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Reagent QC


goodchild
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I have a deep and sincere hatred for our reagent QC forms but I'm also trapped in the box and unsure of how to revise them and still capture all of the information I need (not that it's easily communicated with the ones we have now...).

None of our QC is tracked in the LIS - it's all paper forms for documentation.

 

Is anyone else willing to share what they have to give me some inspiration? I would be extremely grateful !!

 

Secondly, how do all of you set up your QC program for things that are done every day without fail and others that are done for day of use only? 

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I do gel testing.  I took and photocopied all the cards I use and put them on paper.  we enter the results right on the card picture and enter the lot number in the large space under the individual tubes.  Policy is that day staff performs the daily QC every day regardless of whether there are orders or not.  Day-of-use is usually the rare antisera which has its own QC form (wish I could get all my staff to comprehend hetero- vs homozygous). Not being computerized - fetal bleed screen and KB controls are entered directly on the BB work record log.  I also keep tube ABORh reagents - usually for a STAT type during a trauma - policy is those reagents do not need QC unless the gel type differs when it is complete. 

Edited by David Saikin
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What is your LIS system?  I was able to get BB QC in the computer.  We use the old Ortho QC programmer, but will be switching the Ortho Confidence system soon.  I was able to get both in a worksheet format and result via a spreadsheet that looks exactly like our old paper copies.  We are Meditech 6.0.

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Yes, I would investigate if you can do this in your LIS.  Yes, it would be a lot of work, but much easier once it's built.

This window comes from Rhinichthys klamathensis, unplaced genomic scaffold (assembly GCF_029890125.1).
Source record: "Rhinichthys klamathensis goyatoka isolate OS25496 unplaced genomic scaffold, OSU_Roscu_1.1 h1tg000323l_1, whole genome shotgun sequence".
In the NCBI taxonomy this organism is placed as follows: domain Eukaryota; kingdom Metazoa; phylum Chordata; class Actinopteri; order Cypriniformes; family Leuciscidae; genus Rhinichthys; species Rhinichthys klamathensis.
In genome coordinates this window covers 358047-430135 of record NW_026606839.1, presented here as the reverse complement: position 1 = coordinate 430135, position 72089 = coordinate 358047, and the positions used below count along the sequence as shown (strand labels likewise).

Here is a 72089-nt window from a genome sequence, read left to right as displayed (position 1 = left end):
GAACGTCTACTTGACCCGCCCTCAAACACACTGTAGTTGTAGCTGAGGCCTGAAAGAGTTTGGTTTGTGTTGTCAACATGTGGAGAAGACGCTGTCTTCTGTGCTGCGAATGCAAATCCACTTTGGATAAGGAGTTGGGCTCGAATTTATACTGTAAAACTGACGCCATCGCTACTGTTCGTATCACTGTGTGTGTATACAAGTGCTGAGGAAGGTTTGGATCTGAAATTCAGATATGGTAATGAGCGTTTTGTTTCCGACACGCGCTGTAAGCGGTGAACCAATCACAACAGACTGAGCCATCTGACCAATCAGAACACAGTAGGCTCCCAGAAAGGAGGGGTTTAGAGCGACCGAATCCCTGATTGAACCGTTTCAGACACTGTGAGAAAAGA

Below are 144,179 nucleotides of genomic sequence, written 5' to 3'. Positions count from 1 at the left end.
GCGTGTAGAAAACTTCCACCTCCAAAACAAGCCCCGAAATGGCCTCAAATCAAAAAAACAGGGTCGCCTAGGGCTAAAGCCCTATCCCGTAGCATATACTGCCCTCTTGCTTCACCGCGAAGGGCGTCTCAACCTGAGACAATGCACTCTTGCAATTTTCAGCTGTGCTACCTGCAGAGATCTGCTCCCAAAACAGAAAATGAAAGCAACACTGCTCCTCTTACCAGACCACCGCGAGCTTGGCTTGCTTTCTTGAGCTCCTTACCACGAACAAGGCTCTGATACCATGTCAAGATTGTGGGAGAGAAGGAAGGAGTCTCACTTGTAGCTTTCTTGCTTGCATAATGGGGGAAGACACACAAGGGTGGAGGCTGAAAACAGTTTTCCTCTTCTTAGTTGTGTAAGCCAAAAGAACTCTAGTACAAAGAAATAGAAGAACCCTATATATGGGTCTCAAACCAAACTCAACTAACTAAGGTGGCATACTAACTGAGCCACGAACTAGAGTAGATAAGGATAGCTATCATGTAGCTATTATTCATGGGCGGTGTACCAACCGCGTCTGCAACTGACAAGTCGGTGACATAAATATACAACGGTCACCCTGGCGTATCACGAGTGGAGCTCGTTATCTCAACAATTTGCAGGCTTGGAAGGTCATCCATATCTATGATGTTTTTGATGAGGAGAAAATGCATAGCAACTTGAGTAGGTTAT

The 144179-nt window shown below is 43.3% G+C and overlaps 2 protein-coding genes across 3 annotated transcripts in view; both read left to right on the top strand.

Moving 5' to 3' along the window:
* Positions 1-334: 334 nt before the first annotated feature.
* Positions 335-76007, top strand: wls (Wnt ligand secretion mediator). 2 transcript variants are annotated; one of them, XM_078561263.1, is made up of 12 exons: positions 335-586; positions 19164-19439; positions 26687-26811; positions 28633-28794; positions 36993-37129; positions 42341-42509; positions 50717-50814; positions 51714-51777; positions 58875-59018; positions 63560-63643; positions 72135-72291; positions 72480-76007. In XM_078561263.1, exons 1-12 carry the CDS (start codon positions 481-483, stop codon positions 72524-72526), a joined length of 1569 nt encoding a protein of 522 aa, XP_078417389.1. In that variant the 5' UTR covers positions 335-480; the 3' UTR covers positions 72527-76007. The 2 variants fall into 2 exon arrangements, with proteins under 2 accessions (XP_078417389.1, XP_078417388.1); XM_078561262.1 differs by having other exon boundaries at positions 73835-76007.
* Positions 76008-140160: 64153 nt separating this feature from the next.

We put our daily QC on a QC template that is resulted every day.  Then we have other tests that are only done on day of use that can be manually added to that template when needed.

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We document our QC on an Excel spreadsheet.  It's in the computer, but I also print it out weekly or monthly, etc.  I was trying to attach the file to this reply, but couldn't figure it out, so I uploaded it to the library under forms, daily QC template.  Let me know if it works.  I also do my equipment log that way, temp, gel centrifuge speed, etc.

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In the BBIS or the LIS is the best place but if you can't get the IT people to do it I agree with mollyredone, Excel spreadsheet is the way to go.

 

Once you get the hang of the Excel spreadsheet, if you have the option to save on a "lab shared drive" you could skip printing, mark your review on the sheet and save it with a date in the file name and you'd have all you need to keep almost any inspector happy.  

 

And IT most likely backs up all of that stuff daily so you'd be safe

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We do have a shared drive for that. We do still print it out, but I may look into just reviewing it on the computer. We do a worksheet for each week, and then put them all together in a monthly file, with a tab for each week. We also check the reagent lot, and then copy and paste for the next row, highlighting short dated reagents in yellow for awareness.

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I'll have to have a look at that Excel spreadsheet. I'm filled with questions.

 

It doesn't seem like it would fly with FDA because documentation wouldn't be indelible.

 

Someone could go and change the spreadsheet later and there's no way of seeing an audit trail or anything like that. Things could also get overwritten accidentally and not realized at the time.

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Since it is on the computer, you can see the last date it was modified.  Granted, it could be changed anytime during the month before it's over, but after that a later modified date would show up.  What's to keep people from redoing "indelible" QC sheets if they discover two months later the wrong lot was used?

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Since it is on the computer, you can see the last date it was modified.  Granted, it could be changed anytime during the month before it's over, but after that a later modified date would show up.  What's to keep people from redoing "indelible" QC sheets if they discover two months later the wrong lot was used?

 

I only just realized how rude I must have come across, I didn't mean to be. I was kind of 'talking' my questions out loud.

 

At our facility, if someone tried to completely redo QC sheets, it would have to be a collaborative effort of all of the techs involved. That would end up being at least four techs for weekly QC worksheets.

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